Wednesday, December 23, 2009

Is Political Cartooning Dead? That'll Make Some (Bad) People Very Happy

Conservative pollster Frank Luntz recently said that Americans have lost their sense of humor, their ability to make jokes (and take jokes) about political ideas and leaders without everyone losing their cool and getting fighting mad. You can see just one aspect of that development the next time you open up a newspaper. Today, daily newspapers are much less likely to have their own political cartoonists providing sharp commentary on local or regional events, and they're more likely to run syndicated political cartoons from an artist in another city and state who couldn't spell the name of your city if their life depended on it.

Who wins? Certainly the local politicians, crooks, activists, swindlers, and other people who prefer to do their work in secret, because they know that people would never approve of their methods or means.

Weekly newspapers are also going through a de-cartooning. Daryl Cagle posts an interesting article by Steve Greenberg examining the steep decline in the numbers of political cartoonists and political cartoons in American newspapers, especially in the alternative weeklies found in many cities. "The number of papers carrying the politically left-leaning [Ted] Rall’s work over the years — as many as 140 at one point nearly a decade ago — has dropped to just 72. 'But they don’t have a lot of pages, because they don’t have enough advertising to support the pages. That’s what’s really going on,' Rall explains. And newspapers find it not only saves money and space to cut cartoons with strong views, but also eliminates controversy, which is more tolerated in the alt-press than the daily press."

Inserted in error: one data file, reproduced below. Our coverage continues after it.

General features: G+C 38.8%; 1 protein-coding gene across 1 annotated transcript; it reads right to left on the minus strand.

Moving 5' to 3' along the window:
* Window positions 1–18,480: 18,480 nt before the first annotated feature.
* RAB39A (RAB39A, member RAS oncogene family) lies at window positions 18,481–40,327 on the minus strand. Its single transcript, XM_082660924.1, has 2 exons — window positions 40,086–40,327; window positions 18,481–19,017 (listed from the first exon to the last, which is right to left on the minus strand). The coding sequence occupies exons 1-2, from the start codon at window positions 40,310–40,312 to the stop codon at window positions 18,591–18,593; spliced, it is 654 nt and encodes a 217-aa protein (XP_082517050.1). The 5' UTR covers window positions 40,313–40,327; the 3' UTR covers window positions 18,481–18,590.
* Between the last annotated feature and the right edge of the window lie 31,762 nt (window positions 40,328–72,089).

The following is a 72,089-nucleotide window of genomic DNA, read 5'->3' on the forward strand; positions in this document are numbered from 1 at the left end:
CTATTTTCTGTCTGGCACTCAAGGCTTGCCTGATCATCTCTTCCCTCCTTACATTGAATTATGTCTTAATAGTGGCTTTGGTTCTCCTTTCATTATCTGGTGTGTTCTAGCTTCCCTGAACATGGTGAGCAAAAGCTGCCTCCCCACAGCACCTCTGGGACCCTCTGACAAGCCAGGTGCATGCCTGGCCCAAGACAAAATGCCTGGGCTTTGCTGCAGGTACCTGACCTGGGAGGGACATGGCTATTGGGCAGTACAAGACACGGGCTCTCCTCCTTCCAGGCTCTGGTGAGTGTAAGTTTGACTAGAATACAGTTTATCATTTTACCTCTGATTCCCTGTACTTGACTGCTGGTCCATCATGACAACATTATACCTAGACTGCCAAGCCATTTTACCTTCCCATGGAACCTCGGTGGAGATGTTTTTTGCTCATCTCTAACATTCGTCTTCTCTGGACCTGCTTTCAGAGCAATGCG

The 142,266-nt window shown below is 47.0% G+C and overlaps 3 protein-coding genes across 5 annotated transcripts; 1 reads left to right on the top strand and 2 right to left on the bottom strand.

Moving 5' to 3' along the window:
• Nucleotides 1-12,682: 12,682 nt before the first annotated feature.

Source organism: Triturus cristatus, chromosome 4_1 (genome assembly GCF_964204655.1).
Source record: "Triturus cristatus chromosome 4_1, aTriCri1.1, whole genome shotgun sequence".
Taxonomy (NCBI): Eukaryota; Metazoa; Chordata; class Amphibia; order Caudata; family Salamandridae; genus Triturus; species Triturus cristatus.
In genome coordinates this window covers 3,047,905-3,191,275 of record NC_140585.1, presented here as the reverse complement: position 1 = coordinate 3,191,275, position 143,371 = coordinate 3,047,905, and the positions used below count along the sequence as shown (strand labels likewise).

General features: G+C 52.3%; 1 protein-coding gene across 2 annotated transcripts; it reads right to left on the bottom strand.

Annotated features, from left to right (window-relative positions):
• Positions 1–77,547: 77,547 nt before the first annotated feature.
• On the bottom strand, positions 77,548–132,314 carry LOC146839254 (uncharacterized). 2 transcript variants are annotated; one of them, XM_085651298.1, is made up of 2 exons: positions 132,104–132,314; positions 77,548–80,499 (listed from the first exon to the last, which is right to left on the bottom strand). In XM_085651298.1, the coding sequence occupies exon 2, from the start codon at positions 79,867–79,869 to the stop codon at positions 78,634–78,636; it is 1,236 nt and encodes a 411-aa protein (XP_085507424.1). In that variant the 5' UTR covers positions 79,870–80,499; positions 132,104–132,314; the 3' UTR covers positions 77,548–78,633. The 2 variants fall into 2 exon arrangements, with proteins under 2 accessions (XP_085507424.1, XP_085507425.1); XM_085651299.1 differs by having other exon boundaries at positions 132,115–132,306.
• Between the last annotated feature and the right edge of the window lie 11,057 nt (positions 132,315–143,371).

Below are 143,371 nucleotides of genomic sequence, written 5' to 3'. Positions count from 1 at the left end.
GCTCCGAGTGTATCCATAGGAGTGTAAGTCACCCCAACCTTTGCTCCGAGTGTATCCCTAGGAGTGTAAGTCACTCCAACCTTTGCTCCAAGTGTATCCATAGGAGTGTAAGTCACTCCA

All too true.

My stepfather, Lyle Lahey, worked as a daily editorial cartoonist at the Green Bay News-Chronicle for 35 years until the paper's death earlier this decade. It was, I read somewhere, the smallest daily newspaper in the country to have its own political cartoonist, but it did -- and it possibly had the nation's hardest-working political cartoonist. Lyle drew six and sometimes seven cartoons a week, in addition to editing the paper's opinion pages.

He would be a good case study for newspapers considering throwing their cartoonists over the side of the ship. His cartoons were often the main draw to readers of the Chronicle, which was the much smaller of two dailies in the Green Bay metro market. I even saw that close-up; the family of one of my best friends subscribed to the paper only because of Lyle's cartoons; remove the cartoons, and they would've canceled. His fans were not only loyal, they were intense. I remember having a nice argument with a classmate in high school over how to pronounce my stepfather's last name. He was incorrect, and he bizarrely refused to believe I knew how to pronounce my own stepfather's name. Nonetheless, here was a high school student who regularly read political cartoons and identified with the artist.